Twitter’s board has reached the end of the road.
It was April 24. Ten days earlier, Elon Musk, the richest man in the world, made an unsolicited auction to buy back Twitter for $54.20 a share. Warned by the outlandish proposal and unsure if the offer was genuine, the social media company adopted a “poison dose,” a defensive measure to prevent Musk from accumulating more shares. your vote.
But by that Sunday, Twitter had run out of options. Mr. Musk has already financed his offer and is luring the company with his tweets. And after hours of discussion and review of Twitter’s plans and finances, the question 11 board members are grappling with – can the company be worth more than $54.20 a share? ? Will any other bidders show up? – all lead to an unsatisfactory answer: No.
Less than 24 hours later, the $44 billion blockbuster deal was announced.
“What I will tell you is that based on analysis and perception of risk, certainty and value, the board unanimously decided that the offer from Elon represents the best value for the investors. our shareholders,” Bret Taylor, Twitter’s president, told the company added more than 7,000 employees Monday in a call that The New York Times listened to.
A major mystery in Mr. Musk’s Twitter acquisition is how the company’s board went from installing a poison pill to agreeing to sell it to him in just 11 days. In most megadeals, the use of a poison pill leads to a protracted fight. This tactic is a clear signal that a company intends to go to war. The negotiations then dragged out. Sometimes buyers walk away.
But interviews with dozens of people close to the transaction, who were not authorized to speak publicly, showed Twitter’s board of directors had little choice.
And while there are many types of buyers that trading advisors are willing to fend for — the hostile, the aggressive, the condescending, and the willing to negotiate — Twitter has faced one buyer. to Mr. Musk, who is not in any of the deal books. In essence, he is an “unspecified” acquirer, someone who is resistant to price swings and is willing to go public with the company and use his substantial assets to strike a deal. with limited diligence.
“Ordinary buyers can really say, ‘Well, you know, we really want to talk to the people inside and see how the business goes and get a lot more data than the people who do. what is available to the public,’ ‘Edward Rock, a corporate professor. Administration at New York University School of Law. “What’s interesting is that the Twitter board” has reached an agreement in such a short period of time – and such an unconditional agreement,” he said. He called the speed of the deal “extraordinary.”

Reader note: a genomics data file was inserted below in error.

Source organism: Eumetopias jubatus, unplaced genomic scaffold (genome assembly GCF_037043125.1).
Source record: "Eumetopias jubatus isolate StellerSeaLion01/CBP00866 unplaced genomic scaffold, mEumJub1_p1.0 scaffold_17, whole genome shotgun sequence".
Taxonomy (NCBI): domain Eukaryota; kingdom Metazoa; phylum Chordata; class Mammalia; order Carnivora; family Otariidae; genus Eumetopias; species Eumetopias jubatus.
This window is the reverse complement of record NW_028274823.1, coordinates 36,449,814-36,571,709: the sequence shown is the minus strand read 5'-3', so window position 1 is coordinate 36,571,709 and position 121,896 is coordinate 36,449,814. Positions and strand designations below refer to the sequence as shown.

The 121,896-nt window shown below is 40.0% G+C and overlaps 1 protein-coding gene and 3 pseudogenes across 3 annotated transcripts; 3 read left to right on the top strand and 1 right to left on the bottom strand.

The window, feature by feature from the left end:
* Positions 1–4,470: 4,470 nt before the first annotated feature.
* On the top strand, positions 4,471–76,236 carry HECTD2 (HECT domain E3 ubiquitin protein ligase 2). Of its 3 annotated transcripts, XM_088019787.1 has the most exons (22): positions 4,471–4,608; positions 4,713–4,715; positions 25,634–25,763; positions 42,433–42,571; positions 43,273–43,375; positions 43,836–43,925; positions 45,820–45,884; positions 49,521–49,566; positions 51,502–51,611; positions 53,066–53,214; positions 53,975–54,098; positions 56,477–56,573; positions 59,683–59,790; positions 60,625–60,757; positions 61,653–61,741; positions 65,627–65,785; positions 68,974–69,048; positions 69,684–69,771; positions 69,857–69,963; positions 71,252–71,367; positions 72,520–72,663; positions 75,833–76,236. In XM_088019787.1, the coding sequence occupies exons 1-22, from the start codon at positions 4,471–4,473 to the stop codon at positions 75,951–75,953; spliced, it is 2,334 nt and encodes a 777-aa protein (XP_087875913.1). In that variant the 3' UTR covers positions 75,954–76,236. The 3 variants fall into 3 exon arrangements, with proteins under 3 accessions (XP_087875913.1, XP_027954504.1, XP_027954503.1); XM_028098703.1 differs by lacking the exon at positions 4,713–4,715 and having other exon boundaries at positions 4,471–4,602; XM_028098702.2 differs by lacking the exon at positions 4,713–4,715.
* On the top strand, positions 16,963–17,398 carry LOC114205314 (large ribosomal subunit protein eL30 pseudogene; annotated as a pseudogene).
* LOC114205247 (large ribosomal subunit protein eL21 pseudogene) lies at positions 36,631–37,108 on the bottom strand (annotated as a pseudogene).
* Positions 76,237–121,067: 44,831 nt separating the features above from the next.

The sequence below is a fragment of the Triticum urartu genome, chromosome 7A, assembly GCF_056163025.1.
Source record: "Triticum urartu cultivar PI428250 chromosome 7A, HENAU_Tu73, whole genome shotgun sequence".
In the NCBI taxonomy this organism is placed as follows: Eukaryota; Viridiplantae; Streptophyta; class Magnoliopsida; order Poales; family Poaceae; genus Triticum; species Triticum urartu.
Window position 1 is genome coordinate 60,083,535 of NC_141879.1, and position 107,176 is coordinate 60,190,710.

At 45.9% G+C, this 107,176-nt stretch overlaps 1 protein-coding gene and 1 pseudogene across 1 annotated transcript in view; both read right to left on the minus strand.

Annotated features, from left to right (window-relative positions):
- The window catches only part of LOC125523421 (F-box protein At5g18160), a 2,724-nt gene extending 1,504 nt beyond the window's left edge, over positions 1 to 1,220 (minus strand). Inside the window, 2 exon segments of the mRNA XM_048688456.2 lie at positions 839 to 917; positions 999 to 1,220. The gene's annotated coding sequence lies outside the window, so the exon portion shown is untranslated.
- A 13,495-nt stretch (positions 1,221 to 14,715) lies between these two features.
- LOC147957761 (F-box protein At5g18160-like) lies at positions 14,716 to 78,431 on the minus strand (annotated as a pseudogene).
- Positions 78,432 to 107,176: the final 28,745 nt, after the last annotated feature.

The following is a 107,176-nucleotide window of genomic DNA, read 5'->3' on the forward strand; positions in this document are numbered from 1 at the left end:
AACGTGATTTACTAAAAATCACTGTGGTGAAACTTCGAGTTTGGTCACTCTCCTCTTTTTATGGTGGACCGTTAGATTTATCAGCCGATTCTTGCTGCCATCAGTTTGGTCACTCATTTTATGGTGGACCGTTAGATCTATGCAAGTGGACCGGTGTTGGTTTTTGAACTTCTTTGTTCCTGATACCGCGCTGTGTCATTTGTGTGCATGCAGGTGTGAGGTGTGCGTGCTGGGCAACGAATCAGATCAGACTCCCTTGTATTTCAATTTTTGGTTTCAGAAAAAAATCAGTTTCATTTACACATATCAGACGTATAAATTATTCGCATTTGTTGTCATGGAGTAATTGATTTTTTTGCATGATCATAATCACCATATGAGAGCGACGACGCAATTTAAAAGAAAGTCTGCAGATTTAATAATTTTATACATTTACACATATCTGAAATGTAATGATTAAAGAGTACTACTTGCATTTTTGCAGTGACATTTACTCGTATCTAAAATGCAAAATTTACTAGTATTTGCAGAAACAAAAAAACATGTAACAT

Twitter declined to comment on board discussions. Mr. Musk did not respond to a request for comment.
The basis for a deal was laid in January, when Musk started buying shares of Twitter, eventually building up more than 9% of the company. When he announced his fortune in a stock filing in early April, Twitter offered him a seat on the board. Mr. Musk agreed briefly before changing his mind.
Instead, on the evening of April 13, Mr. Musk sent a text message to Mr. Taylor, who has served as Twitter’s chairman since 2016. (Mr. Taylor is also the software company’s co-CEO. Salesforce.)
From comments: Elon Musk’s Twitter
Times Opinion writers and columnists commentary on the billionaire’s $44 billion purchase of Twitter.
“I will send you an offer letter tonight, it will be made public tomorrow morning,” Musk wrote to Mr. Taylor. The exchange was included in a securities filing.
The next morning, Musk received a crude job offer. It announced his intention to buy Twitter for $54.20 a share, but it had very few details about his plans for the company or its financing.
Mr. Musk hired investment bank Morgan Stanley, exploiting the services of two bankers, Anthony Armstrong and Michael Grimes. Mr. Grimes, head of technology banking at Morgan Stanley, led the 2012 public offerings of Facebook and other tech companies, while Mr. Armstrong was a public banker. Longtime technologist, who has just been promoted to vice president of the company.
Twitter’s board did not know how to handle Mr. Musk’s bid, people with knowledge of the discussions said. Mr. Musk has no track record of acquiring companies and did not make some, including one in 2018 when he tweeted that he would buy his automaker, Tesla, but then did not do so.
A day after Musk’s bid went public, Twitter’s board voted unanimously to slow his pace by authorizing the use of poison. To protect itself, Twitter turned to Goldman Sachs, its longtime banker, and JPMorgan Chase. For legal advice, it added the law firm Simpson Thacher & Bartlett to complement its longtime law firm, Wilson Sonsini.